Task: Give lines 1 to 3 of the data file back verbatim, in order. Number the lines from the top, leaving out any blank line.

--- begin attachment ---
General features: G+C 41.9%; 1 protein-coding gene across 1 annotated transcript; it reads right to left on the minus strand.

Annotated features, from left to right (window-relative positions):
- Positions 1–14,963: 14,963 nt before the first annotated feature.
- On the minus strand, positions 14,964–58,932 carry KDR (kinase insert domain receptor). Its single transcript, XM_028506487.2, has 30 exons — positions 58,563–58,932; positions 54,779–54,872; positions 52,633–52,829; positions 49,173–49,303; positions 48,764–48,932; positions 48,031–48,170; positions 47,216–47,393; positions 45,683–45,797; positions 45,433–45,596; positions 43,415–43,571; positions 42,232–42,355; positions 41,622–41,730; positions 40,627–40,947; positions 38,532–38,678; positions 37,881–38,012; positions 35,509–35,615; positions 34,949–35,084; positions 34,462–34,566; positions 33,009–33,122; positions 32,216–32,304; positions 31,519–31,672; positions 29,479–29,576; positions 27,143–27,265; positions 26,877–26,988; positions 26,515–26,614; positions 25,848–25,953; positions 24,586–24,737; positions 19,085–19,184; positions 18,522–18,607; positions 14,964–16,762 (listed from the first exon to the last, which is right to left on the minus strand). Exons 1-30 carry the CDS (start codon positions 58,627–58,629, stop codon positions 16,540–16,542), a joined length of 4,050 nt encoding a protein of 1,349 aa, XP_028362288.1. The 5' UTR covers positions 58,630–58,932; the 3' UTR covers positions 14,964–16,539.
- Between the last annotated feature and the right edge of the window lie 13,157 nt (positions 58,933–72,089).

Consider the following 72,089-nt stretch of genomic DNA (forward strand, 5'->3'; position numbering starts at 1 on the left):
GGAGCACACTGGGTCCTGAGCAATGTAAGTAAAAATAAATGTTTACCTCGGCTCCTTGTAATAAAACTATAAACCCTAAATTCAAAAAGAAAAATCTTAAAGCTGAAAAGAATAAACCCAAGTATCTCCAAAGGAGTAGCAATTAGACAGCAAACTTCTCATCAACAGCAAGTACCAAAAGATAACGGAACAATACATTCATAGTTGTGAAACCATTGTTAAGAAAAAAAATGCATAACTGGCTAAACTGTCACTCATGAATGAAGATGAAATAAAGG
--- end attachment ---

General features: G+C 41.9%; 1 protein-coding gene across 1 annotated transcript; it reads right to left on the minus strand.

Annotated features, from left to right (window-relative positions):
- Positions 1–14,963: 14,963 nt before the first annotated feature.